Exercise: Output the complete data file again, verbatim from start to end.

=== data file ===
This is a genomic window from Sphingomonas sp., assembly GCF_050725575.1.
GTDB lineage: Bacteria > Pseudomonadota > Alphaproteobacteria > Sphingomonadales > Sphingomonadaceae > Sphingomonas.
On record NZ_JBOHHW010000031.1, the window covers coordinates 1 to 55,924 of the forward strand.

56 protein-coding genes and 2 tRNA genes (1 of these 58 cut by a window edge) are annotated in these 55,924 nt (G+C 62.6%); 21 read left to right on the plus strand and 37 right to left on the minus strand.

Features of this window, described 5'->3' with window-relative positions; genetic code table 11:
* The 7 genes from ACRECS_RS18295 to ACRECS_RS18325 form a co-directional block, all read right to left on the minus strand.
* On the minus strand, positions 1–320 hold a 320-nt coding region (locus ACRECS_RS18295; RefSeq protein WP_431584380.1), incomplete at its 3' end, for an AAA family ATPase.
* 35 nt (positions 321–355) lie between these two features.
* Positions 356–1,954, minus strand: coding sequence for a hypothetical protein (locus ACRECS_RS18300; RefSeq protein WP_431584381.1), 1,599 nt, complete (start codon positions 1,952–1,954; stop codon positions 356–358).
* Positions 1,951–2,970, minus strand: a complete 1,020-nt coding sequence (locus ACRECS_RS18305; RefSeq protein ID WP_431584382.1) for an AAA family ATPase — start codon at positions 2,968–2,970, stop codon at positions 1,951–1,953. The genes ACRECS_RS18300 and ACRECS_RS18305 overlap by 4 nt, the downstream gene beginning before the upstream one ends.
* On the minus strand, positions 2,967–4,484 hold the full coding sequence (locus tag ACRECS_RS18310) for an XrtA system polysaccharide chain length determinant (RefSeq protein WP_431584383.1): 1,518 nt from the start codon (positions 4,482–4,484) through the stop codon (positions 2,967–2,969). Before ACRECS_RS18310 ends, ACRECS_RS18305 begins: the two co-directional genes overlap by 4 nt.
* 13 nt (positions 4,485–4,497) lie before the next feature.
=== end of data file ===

This is a genomic window from Sphingomonas sp., assembly GCF_050725575.1.
GTDB lineage: Bacteria > Pseudomonadota > Alphaproteobacteria > Sphingomonadales > Sphingomonadaceae > Sphingomonas.
On record NZ_JBOHHW010000031.1, the window covers coordinates 1 to 55,924 of the forward strand.

56 protein-coding genes and 2 tRNA genes (1 of these 58 cut by a window edge) are annotated in these 55,924 nt (G+C 62.6%); 21 read left to right on the plus strand and 37 right to left on the minus strand.

Features of this window, described 5'->3' with window-relative positions; genetic code table 11:
* The 7 genes from ACRECS_RS18295 to ACRECS_RS18325 form a co-directional block, all read right to left on the minus strand.
* On the minus strand, positions 1–320 hold a 320-nt coding region (locus ACRECS_RS18295; RefSeq protein WP_431584380.1), incomplete at its 3' end, for an AAA family ATPase.
* 35 nt (positions 321–355) lie between these two features.
* Positions 356–1,954, minus strand: coding sequence for a hypothetical protein (locus ACRECS_RS18300; RefSeq protein WP_431584381.1), 1,599 nt, complete (start codon positions 1,952–1,954; stop codon positions 356–358).
* Positions 1,951–2,970, minus strand: a complete 1,020-nt coding sequence (locus ACRECS_RS18305; RefSeq protein ID WP_431584382.1) for an AAA family ATPase — start codon at positions 2,968–2,970, stop codon at positions 1,951–1,953. The genes ACRECS_RS18300 and ACRECS_RS18305 overlap by 4 nt, the downstream gene beginning before the upstream one ends.
* On the minus strand, positions 2,967–4,484 hold the full coding sequence (locus tag ACRECS_RS18310) for an XrtA system polysaccharide chain length determinant (RefSeq protein WP_431584383.1): 1,518 nt from the start codon (positions 4,482–4,484) through the stop codon (positions 2,967–2,969). Before ACRECS_RS18310 ends, ACRECS_RS18305 begins: the two co-directional genes overlap by 4 nt.
* 13 nt (positions 4,485–4,497) lie before the next feature.